Environmental advocates say that despite the president's boasts Monday, his administration is undercutting clean water initiatives through other regulation rollbacks.
President Donald Trump on Monday put forth a misleading claim about a drinking water safety rule his administration expects to implement this year that aims to reduce Americans' exposure to lead and copper.
"For the first time in nearly 30 years, we're in the process of strengthening national drinking water standards to protect vulnerable children from lead and copper exposure. Something that has not been done, and we're doing it," Trump said in a speech defending his administration's environmental policies Monday at the White House.
Trump was referring to a rewrite of the Environmental Protection Agency's Lead and Copper Rule that is expected to be released this summer after lengthy delays.
But environmental advocates and experts say the boast is unwarranted — the rule has been revised previously and the major overhaul Trump is referring to has been in the works at the EPA for more than a decade. And his speech, in which he touted his commitment to clean drinking water, omitted his administration's efforts to relax water safety regulations elsewhere.
"It comes amid this ocean of rollbacks of environmental standards," said Erik Olson, a drinking water expert at the NRDC Action Fund, the advocacy arm of the Natural Resources Defense Council.
The Trump administration has convened a task force aimed at reducing lead exposure in children and has ponied up millions in grant and loan funding for states seeking to make water infrastructure investments.
Still, Olson and other environmental advocates reached by NBC News pointed to the rollback of more than a half dozen regulations — particularly targeting the Clean Water Act, the nation's major water source protection law — that they say undermine the safety of U.S. water. In one change, Republicans in Congress helped revoke a rule that prevented coal miners from dumping debris into local streams. In another, the EPA revoked a rule protecting groundwater near certain uranium mines.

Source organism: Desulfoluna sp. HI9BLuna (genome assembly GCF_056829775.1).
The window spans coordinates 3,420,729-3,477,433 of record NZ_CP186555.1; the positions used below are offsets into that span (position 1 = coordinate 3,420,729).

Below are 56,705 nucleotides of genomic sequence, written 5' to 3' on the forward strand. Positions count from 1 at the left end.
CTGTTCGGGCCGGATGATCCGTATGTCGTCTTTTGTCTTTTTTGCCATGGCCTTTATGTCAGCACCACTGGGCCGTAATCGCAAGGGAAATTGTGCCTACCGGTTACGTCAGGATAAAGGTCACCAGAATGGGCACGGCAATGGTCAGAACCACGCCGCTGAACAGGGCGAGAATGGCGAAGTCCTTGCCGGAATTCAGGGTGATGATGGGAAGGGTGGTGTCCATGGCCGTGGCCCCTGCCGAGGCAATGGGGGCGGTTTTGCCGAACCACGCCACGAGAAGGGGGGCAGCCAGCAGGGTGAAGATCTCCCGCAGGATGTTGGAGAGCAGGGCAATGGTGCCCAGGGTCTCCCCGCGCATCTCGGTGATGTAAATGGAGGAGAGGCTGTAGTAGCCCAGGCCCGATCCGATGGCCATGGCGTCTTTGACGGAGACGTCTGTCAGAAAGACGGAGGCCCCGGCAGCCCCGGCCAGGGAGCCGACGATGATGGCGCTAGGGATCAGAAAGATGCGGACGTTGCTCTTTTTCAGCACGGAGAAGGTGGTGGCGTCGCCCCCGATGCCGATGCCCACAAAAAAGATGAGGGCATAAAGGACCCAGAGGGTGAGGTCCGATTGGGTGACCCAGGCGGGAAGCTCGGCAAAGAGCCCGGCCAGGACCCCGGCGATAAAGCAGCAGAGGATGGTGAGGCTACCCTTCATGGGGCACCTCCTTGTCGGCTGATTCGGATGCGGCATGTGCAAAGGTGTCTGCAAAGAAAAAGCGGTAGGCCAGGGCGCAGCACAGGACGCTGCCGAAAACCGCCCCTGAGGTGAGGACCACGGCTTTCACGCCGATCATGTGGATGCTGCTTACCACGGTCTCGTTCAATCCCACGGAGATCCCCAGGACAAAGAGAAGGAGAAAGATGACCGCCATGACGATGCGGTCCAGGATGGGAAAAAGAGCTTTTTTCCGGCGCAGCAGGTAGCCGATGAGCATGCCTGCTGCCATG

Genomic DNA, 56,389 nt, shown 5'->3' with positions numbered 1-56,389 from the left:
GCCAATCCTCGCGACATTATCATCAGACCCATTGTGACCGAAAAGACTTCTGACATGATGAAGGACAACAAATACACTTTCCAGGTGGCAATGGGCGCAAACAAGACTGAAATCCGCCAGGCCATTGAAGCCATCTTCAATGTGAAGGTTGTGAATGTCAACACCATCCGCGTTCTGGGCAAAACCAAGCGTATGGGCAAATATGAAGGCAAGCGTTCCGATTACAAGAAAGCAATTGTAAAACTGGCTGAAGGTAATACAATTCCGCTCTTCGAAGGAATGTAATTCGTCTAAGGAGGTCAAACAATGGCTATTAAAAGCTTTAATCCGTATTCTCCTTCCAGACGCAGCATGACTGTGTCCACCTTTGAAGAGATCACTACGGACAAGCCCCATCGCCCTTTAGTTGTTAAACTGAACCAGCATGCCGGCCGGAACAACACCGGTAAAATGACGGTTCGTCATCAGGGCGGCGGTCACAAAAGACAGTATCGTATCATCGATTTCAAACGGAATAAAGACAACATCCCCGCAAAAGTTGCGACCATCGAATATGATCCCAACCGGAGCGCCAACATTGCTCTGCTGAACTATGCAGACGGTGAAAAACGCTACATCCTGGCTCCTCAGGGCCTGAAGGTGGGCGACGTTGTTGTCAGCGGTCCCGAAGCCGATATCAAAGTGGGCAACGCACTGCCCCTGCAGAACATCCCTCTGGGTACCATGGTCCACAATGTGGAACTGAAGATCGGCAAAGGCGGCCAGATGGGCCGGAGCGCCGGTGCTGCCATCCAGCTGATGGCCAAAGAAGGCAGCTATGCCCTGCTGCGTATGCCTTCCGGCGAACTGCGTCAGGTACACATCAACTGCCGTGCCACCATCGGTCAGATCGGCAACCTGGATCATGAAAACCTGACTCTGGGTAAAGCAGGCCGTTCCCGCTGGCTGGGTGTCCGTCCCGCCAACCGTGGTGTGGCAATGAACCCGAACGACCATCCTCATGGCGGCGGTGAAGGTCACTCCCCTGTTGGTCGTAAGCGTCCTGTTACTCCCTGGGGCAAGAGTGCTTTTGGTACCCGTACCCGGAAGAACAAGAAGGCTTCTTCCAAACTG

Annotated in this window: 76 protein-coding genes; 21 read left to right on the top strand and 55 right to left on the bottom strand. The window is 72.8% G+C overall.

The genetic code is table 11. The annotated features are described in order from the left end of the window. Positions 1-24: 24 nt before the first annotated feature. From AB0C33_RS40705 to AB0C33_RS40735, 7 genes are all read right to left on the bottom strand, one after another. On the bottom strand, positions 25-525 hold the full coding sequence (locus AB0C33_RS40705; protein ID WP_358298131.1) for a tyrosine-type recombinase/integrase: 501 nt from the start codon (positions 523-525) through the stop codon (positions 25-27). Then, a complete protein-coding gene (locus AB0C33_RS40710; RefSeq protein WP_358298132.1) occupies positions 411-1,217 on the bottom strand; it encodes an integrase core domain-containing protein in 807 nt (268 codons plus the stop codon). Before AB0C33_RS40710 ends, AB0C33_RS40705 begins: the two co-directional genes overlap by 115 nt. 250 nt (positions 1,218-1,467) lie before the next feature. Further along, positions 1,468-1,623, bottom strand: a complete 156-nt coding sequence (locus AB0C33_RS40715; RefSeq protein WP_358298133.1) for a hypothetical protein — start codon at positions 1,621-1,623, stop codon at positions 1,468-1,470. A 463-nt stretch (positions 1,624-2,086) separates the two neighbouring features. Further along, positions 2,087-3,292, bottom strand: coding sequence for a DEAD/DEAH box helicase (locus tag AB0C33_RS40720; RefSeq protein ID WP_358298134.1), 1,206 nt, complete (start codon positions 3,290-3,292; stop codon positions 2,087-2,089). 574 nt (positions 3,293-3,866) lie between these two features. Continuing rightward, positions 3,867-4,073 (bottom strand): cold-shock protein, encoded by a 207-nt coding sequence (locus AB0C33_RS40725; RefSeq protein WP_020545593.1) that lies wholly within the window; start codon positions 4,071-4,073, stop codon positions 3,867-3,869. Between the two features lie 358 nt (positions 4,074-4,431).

The experts said that without seeing the forthcoming revamped Lead and Copper Rule, they can't tell if it will improve water safety. And they said the Trump administration's previous changes to clean water regulations have made them skeptical.
"We don't even know what it is," Olson said. "It's hard for me to believe there's going to be an improvement."
The forthcoming rule revision will decide how water authorities handle the more than 6 million lead pipes still in use nationwide, detecting and preventing poisoning that can occur through drinking water. Experts agree there are no safe levels of lead for children.
Michael Abboud, EPA press secretary, said in a statement that the agency is "working to ensure that the most corrosive pipes in the most at-risk communities will be addressed first." The revised rule "will also consider options for better protecting children from lead exposure," Abboud added.
The EPA first regulated lead levels in drinking water in 1991 — almost 30 years ago, as Trump said. But the rule has seen small revisions since then.
Plans for long-term, major revisions date back to 2005, according to Lynn Thorp, national campaigns director at Clean Water Action, a nonprofit dedicated to environmental advocacy. Rewriting the rule has been in the works for years. The EPA National Drinking Water Advisory Council handed over its recommendations for the rule rewrite in December 2015, during President Barack Obama's administration.
"The president is suggesting that one Safe Drinking Water Act regulation — that was already well on its way to being revised — somehow makes up for what we would consider an all-out assault on Clean Water Act protections," Thorp said of Trump's claim Monday.
Madeleine Foote, deputy legislative director for the League of Conservation Voters, said Trump's EPA has slowed enforcement actions, too,undercutting clean water regulations and rules that are still on the books.
"You can have the greatest standards in the world but if you're not enforcing them, it doesn't matter at all. People are still going to be drinking polluted water," she said.
Foote and Olson both saidone recent EPA movehas made them even more wary.
When the NRDC sued the EPA to get a rule on the books regulating perchlorate, a chemical used in rocket fuel that's been found in drinking water, the agency wrote a rule allowing three to four times more of the chemical than its own Obama-era research said was safe — and more than 20 times higher levels than the state of Massachusetts concluded was safe.
"If that's any indication of what the administration is going to do, we're extremely worried," Olson said.